Introduction: Although the ultrasound diagnosis of neural tube defects has been described extensively, anomalies of the fetal vertebral bodies have received little attention. This study aims to document the incidence of congenital hemivertebrae. the association with defects of other organ systems and discuss the outcome.
Methods: All fetuses with ultra-sonographically detected vertebral anomalies presenting to the above institution over a four year period were included in the study. Those with open neural tube defects were excluded. The level and Cobb angle (where possible) were estimated from the 18 week scan. Associated congenital anomalies were noted. Radiographs were taken soon after birth and checked for accuracy of original diagnosis and patients were monitored for curve progression.
Results: Fourteen fetuses with congenital hemivertebrae were found from a total of 12,000 routine antenatal scans. Maternal age ranged from 22-32 years (mean 26.8 years) with an average term of 36.3 weeks (range 29-40). Only two fetuses were born prematurely: one at 33 weeks as part of a twin gestation (only one of the twins had an isolated hemivertebrae) and the other at 29 weeks via emergency caesarian section for fetal distress. This pregnancy was complicated by the oligohydramnios sequence (Potter syndrome). Ten of 14 fetuses had an isolated hemivertebrae. Two had VATER association (oesophageal and anal atresia) and two had multiple mosaic type congenital scoliosis. one of which had associated rib and abdominal wall malformation. All pregnancies resulted in live births. All except one child remain well at latest follow-up (average 25 months). The infant born at 29 weeks has had multiple complications of prematurity. Vertebral anomalies appeared in the thoracic spine in five, the lumbar spine in eight and the sacrum in one resulting in scoliosis in 13 and kyphosis in one. The average antenatal Cobb angle was 30°. The average postnatal Cobb angle was 32° (range 18-42). Accuracy of localisation (level and type) was good with only one error due to inability to see the S1 hemivertebrae. Six of the 14 had surgery before the age of 24 months, with the youngest aged three months. In this group the average pre-operative Cobb angle was 35° (range 25-42°). Three patients had anterior and posterior fusion in-situ without instrumentation. Three patients had hemivertebrectomy with correction and posterior instrumentation of the spine.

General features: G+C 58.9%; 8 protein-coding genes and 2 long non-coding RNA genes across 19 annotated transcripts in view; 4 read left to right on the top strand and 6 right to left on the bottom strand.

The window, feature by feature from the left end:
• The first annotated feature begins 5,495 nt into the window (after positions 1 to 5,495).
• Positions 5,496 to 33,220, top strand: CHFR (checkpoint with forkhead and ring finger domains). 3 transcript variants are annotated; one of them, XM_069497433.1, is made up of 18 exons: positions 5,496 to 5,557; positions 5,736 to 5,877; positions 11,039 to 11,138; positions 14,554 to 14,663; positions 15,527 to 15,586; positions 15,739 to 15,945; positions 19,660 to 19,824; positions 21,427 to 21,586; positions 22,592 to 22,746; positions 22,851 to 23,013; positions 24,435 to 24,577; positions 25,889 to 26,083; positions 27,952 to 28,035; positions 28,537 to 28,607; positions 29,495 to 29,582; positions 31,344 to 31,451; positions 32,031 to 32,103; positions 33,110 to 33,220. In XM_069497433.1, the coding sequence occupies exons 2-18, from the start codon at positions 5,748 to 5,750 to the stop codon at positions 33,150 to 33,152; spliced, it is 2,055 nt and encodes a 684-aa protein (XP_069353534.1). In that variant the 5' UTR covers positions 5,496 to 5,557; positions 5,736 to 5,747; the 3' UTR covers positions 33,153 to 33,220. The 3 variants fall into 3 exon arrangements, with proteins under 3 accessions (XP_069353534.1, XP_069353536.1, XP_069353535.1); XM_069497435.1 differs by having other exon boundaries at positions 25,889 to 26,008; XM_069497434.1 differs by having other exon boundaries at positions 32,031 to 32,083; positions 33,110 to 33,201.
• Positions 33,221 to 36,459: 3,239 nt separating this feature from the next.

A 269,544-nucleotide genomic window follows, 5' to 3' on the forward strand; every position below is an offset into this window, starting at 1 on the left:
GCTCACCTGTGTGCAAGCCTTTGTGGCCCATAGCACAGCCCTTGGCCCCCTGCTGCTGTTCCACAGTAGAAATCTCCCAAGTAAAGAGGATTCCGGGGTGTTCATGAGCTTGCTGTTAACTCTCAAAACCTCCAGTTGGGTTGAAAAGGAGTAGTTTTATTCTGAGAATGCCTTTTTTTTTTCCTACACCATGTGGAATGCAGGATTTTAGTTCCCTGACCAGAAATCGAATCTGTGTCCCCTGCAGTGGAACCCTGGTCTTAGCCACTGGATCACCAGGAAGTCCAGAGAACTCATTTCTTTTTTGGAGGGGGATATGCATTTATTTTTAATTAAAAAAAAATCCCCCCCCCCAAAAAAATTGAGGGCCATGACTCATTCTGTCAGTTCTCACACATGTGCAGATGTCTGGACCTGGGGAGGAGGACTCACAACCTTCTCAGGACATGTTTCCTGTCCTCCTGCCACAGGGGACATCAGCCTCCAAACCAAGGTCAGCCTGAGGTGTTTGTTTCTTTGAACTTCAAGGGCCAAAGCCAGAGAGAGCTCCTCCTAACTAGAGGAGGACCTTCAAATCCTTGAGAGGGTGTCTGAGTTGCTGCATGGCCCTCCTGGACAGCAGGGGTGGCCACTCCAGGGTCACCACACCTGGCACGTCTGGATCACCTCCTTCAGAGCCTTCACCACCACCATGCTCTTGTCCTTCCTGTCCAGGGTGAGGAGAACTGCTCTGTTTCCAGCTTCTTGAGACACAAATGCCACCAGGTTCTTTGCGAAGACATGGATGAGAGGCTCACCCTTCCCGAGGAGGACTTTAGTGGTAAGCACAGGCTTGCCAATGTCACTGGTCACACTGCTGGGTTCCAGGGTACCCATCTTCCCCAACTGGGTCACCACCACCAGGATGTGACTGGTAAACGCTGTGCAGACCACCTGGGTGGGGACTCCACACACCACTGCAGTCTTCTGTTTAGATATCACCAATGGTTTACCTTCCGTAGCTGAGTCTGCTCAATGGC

Conclusion: In general sonographically detected isolated fetal hemivertebrae carry a good prognosis. If associated with the oligohydramnios syndrome the fetus is at high risk. Ultrasound appears accurate in the diagnosis of both the level and type of congenital malformation. The value of early surgical management needs continued assessment.
J. Ouellett, B.J. Freeman, P. Twining and J.K. Webb
The Centre for Spinal Studies and Surgery, University Hospital, Queen's Medical Centre, Nottingham, NG7 2UH, UK
Copyright British Editorial Society of Bone & Joint Surgery 2003
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